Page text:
21st Century Literature discussion

Book Chat > BBC Culture critics' 12 greatest 21st century novels

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message 1: by Ben (new)

Ben Rowe (benwickens) | 89 comments http://www.theguardian.com/books/2015...

As reported in the Guardian - thought some members would find this interesting and quite a few of these books have been group reads.

message 2: by Violet (new)

Violet wells | 354 comments Thanks for posting this Ben. Good to see Shirley Hazzard and Elena Ferrante in the list. I've only read four of the top twelve so have lots of new books to read.

message 3: by Ben (new)

Ben Rowe (benwickens) | 89 comments I have only attempted 5 of the top 12 and attempted one of the others so I also am a bit behind as I have heard great things about some of these books.

Was a little disappointed at how high profile some of these books were and how secular the selections seemed to be.

Although it is not without some faults I would probably place House of Leaves on any list of this sort as it is a wonderful, innovative and effective book that deserves inclusion but the focus if very much on mainstream literature even if titles such as The Road are included.

Also whilst I really loved the Diaz it did strike me as a sort of fix-up novel written by a short story writer and whilst there were overlapping characters, locations and themes I saw it more as a (wonderful) short story collection rather than a fully formed novel.

message 4: by Violet (new)

Violet wells | 354 comments I've heard lots of good things about House of Leaves. I've read all the British books on the list and, as you say, these are all essentially mainstream novels with little in the way of innovation about them, though beautifully crafted for the most part. 2666 is probably the most ambitious of the books included that I've read.

message 5: by LindaJ^ (new)

LindaJ^ (lindajs) | 2306 comments I've read 9 of the first 12. While I liked the Diaz book, it certainly would not have been my number 1 pick. Of the ones on the Guardian's list, I would rand Chabon and Robinson and perhaps Mantel ahead od Diaz. And there are others, such as The Flamethrowers that would appear on my list!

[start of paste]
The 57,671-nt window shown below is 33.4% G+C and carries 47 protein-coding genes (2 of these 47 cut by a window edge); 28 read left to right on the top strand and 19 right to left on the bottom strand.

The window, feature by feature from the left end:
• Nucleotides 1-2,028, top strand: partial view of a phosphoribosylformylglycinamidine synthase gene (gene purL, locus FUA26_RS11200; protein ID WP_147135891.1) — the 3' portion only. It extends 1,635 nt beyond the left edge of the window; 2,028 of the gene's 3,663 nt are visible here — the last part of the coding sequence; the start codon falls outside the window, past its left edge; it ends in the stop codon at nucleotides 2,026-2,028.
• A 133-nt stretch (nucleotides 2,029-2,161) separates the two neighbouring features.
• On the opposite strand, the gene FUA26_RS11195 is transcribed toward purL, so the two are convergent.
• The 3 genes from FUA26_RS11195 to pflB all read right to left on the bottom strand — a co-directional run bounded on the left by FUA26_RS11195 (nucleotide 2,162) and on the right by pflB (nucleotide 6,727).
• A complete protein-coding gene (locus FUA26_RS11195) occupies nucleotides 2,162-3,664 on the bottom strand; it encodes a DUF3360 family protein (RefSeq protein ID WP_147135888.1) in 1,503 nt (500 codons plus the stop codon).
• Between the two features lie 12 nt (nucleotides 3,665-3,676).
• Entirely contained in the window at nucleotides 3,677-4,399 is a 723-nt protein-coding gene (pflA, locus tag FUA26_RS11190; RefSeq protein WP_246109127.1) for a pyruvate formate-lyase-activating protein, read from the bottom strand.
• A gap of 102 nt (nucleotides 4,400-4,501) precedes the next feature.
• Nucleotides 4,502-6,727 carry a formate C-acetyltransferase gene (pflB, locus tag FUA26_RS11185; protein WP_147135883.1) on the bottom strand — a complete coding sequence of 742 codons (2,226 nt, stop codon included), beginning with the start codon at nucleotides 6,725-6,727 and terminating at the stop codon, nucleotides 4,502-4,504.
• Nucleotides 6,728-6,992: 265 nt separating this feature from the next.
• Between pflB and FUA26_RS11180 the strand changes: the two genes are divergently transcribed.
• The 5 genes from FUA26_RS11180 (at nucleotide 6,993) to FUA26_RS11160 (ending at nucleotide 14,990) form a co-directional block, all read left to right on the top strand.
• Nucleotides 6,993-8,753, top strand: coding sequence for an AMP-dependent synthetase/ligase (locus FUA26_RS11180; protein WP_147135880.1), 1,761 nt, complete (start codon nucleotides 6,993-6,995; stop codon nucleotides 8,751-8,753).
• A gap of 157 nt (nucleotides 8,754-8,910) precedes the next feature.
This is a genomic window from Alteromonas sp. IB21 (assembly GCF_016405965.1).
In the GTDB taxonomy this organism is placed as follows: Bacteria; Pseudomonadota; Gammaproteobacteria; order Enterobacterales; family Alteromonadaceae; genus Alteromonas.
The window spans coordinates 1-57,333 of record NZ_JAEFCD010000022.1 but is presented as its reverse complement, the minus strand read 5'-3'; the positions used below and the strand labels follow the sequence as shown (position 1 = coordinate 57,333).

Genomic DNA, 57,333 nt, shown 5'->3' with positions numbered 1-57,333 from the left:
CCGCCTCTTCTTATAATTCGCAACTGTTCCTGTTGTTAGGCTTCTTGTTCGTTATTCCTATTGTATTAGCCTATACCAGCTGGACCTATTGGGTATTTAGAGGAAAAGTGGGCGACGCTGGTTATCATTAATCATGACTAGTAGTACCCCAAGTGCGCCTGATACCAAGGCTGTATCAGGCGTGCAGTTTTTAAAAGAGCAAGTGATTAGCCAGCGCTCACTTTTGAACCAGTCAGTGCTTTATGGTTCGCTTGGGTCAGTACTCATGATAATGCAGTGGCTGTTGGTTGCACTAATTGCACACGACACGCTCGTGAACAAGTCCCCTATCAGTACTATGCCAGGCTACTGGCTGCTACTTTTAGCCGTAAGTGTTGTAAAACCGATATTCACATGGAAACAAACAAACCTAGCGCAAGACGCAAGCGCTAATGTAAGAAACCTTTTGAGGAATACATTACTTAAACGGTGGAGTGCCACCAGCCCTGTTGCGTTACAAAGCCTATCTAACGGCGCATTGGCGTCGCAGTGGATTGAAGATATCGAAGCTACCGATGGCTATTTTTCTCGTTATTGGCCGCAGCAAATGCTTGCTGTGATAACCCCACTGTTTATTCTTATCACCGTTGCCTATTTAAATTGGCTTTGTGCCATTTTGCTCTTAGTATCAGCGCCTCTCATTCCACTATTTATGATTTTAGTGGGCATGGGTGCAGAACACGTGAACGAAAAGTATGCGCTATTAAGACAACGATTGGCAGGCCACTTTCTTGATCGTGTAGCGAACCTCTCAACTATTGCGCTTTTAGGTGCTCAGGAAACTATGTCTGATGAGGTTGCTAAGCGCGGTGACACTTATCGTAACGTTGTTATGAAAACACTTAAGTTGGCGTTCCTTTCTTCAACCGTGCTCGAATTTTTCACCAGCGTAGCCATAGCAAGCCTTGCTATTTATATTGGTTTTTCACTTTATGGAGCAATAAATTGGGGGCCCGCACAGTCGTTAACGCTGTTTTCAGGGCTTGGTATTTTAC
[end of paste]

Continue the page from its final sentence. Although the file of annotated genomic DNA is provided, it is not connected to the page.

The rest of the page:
message 6: by Terry (last edited Jan 26, 2015 01:44AM) (new)

Terry Pearce I've read seven of the twelve but wouldn't have put many of those in my top twelve. Wolf Hall, yes. Atonement, Middlesex and Half of a Yellow Sun, maybe.

But although I enjoyed Oscar Wao, Kavalier and Clay and White Teeth, I wouldn't put them up there.

2666 is an interesting choice for the 20. Some unbelievably good writing, and I know he died before he considered it completely finished, but it does feel... kinda unfinished in places.

Meanwhile, I think some others belong there:

Birds Without Wings (De Bernieres)
The Goldfinch (Tartt)
The Virgin Suicides (Eugenides)
The Yellow Birds (Powers)
The Lacuna (Kingsolver)
HHhH (Binet)
Bring Up The Bodies (Mantel)
The Infatuations (Marias)

But then I guess everyone always differs on these.

message 7: by Caroline (new)

Caroline (cedickie) | 384 comments Mod
I've read 6 of the top 12 and 2 of the runners up. I may be alone in this, but Oscar Wao was my favorite of all the books in the list. I also highly enjoyed Wolf Hall, Kavalier & Clay, Atonement, Middlesex, Americanah, and the Road, but there is something about Oscar Wao that stuck with me for a long time. It was definitely my book of the year way back when. I think I must be the only person in the world who didn't care for White Teeth.

Terry, I agree that there are some books that should have been on that list, especially Birds Without Wings and the Goldfinch.

message 8: by Carl (new)

Carl | 287 comments Interesting picks. I like half of the twelve. 2666 is far better than any of the rest in my mind. The Road is my least favorite McCarthy. It like many others is a nameplate pick. The Pale King, glaringly ommitted is my second favorite, also unfinished, but again, just in my mind, far superior to the other 19.

message 9: by Carl (new)

Carl | 287 comments I like Terry's picks for other misses. However, The Virgin Suicides was mid-90s.

message 10: by [deleted user] (new)

As usual, the underground is completely forgotten.

message 11: by Marc (new)

Marc (monkeelino) | 2590 comments Mod
Greg wrote: "As usual, the underground is completely forgotten."

What books would you include, Greg?

message 12: by [deleted user] (new)

Marc wrote: "Greg wrote: "As usual, the underground is completely forgotten."

What books would you include, Greg?"